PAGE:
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Questioning the underpinnings of modern economies

Economic orthodoxy is a hard habit to break.

But with the global economy at risk of a second recession in three years, the euro zone on the verge of foundering and the United States staring at a jobless decade, maybe the same-old policy ideas are getting a little tired.

This isn't the recovery most experts expected. And yet it just may be the recovery we deserve, given how the world's rich countries are managing their economies.

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Canadian economists Dan Ciuriak and John Curtis argue in a provocative new study that maybe we have "everything all wrong" about how the global economy works. They've identified a series of anomalies that "call into question the basic understanding of economics that underpins policy formulation today," in their paper, What If Everything We Know About Economic Policy is Wrong?

Flexible labour markets, massive unrestrained capital flows, floating exchange rates, and tax breaks for investors and businesses to drive production of goods and services were supposed to bring prosperity.

But three decades of these supply-side policies have produced the same economic problems they were supposed to fix, including stagnant growth, high unemployment, deflationary pressures and piles of public sector debt, according to Mr. Curtis, a fellow at the Centre for International Governance Innovation in Waterloo, Ont., and Mr. Ciuriak, former deputy chief economist at the Department of Foreign Affairs and International Trade.

And now with the world awash in goods people can't afford, the solution of choice in many countries is to spur even more production and to slash transfers to debt-burdened families.

There's an inherent contradiction in the model. Those policies are causing household incomes to fall, making consumers less able to buy things, and driving inflation lower. The recent sharp plunge in the prices of oil, wheat, copper and other vital commodities suggests that's exactly what's happening.

Second-guessing supply-side economics is more than an academic exercise. Some of the prescriptions now on the table to get the world out of this mess may actually be hastening another recession.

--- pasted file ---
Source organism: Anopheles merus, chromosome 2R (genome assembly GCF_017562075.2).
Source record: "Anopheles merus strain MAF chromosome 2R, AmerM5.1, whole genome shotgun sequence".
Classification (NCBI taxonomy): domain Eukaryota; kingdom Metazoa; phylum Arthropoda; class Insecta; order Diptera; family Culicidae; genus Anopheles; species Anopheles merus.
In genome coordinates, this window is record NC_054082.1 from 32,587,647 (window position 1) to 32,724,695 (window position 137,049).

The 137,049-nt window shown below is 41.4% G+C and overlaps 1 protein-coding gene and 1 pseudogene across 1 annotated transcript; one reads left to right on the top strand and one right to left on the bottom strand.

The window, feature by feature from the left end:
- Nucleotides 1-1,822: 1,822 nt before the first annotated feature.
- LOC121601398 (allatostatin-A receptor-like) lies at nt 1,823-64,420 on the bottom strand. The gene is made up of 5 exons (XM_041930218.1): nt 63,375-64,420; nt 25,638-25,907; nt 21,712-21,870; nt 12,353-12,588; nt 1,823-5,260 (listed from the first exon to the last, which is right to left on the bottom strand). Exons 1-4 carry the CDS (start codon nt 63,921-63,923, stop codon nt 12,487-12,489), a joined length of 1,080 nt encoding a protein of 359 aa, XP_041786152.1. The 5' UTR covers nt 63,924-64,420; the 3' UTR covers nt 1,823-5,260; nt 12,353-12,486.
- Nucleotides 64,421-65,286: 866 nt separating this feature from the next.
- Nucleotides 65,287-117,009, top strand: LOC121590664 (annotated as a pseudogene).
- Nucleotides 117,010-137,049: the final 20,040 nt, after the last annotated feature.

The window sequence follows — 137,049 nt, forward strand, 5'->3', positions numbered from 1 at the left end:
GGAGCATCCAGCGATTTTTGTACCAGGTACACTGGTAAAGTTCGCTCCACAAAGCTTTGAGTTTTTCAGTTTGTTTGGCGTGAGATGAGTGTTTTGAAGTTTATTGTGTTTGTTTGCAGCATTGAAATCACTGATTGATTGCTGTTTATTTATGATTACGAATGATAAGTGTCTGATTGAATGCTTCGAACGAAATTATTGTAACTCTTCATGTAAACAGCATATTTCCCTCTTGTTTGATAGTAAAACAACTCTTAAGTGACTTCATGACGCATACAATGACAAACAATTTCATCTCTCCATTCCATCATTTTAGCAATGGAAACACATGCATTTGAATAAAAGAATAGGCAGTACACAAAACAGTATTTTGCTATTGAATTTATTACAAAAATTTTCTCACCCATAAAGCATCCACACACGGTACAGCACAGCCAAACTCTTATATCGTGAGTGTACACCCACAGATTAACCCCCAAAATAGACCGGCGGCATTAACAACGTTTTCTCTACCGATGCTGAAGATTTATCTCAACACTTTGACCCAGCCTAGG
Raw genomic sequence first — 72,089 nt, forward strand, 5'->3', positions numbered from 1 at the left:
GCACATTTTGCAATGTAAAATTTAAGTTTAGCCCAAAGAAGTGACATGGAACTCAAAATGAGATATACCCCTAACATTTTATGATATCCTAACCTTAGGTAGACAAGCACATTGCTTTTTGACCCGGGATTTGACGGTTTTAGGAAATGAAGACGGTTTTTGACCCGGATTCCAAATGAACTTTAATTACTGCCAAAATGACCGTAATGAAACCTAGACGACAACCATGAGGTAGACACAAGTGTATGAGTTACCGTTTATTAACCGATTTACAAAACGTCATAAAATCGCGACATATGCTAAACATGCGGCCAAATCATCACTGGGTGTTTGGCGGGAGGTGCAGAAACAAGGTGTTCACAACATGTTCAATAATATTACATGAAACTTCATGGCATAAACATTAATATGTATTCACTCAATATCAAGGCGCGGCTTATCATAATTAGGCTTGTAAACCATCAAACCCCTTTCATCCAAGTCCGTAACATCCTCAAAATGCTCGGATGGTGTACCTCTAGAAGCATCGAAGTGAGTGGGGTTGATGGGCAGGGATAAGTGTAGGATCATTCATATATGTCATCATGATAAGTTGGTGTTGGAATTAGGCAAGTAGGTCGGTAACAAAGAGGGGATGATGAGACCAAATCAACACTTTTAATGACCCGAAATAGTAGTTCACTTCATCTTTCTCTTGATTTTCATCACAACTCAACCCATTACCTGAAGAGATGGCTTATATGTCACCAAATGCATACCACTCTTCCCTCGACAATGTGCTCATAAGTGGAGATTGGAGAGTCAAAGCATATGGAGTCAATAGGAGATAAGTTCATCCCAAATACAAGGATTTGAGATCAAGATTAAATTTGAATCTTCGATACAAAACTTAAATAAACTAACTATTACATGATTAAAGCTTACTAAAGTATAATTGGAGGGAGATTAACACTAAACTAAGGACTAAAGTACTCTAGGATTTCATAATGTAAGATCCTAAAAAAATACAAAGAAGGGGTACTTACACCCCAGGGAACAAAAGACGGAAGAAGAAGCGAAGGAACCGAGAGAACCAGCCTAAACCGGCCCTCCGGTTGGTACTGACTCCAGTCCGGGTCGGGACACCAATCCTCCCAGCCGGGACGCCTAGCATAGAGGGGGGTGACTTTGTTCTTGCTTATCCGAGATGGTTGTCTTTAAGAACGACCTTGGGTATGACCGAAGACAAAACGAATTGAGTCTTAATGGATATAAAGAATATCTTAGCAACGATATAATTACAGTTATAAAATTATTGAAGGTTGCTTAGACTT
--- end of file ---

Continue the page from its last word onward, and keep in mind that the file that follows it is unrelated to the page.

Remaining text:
A fierce tug of war is under way among global policy makers, pitting those who would impose stricter fiscal austerity on already ailing economies against those focused on keeping the spending tap on.

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Even U.S. Federal Reserve chairman Ben Bernanke now admits his "enormous efforts" to push down interest rates aren't working to ease what he says is an unemployment "crisis" in the United States. Mr. Bernanke is all but begging the Republican-controlled Congress to get over its new obsession with deficit reduction and adopt President Barack Obama's costly jobs plan.

Consider another anomaly. The United States prides itself on having one of the most flexible labour markets in the world (meaning it's easy to hire and fire workers). And for decades, that system kept long-term joblessness low and delivered unemployment rates that were consistently lower than in Canada and other developed countries, where the safety net is more generous.

Not any more. Median U.S. household incomes are falling, nearly half of the 14 million jobless Americans have been out of work for more than six months and economists are predicting years of high unemployment.

"This is unheard of. This has never happened in the post-war period in the United States," Mr. Bernanke said during a question-and-answer session following a speech in Cleveland last week.

A similar debate is raging in Europe, where Germany and other wealthy countries are demanding strict budget-slashing measures as a precondition for continuing to bail out their poorer neighbours, even though doing so will cause many euro zone economies to shrink – making it harder for them to pay down debt.

It's also being fought in Canada, where Prime Minister Stephen Harper is trying to stickhandle a pledge to be "flexible" in the face of economic weakness, while simultaneously following through with the government's spending cut targets.

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Mr. Ciuriak and Mr. Curtis highlight several other flawed tenets of economic orthodoxy:

* Floating exchange rates have produced record global financial imbalances and wild currency gyrations, rather than stability. Too often, markets are proving to be neither stable nor rational.

* Too much investment in goods production is crowding out the kind of public infrastructure needed to make economies more competitive, including roads and health care.

* Canada continues to offer one of the richest research and development tax regimes in the world even as it falls further behind in the global innovation race.

Accepted beliefs can, and do, change. Today's orthodoxy can become tomorrow's heresy.

It's certainly worth asking the right questions so we avoid repeating the same mistakes.

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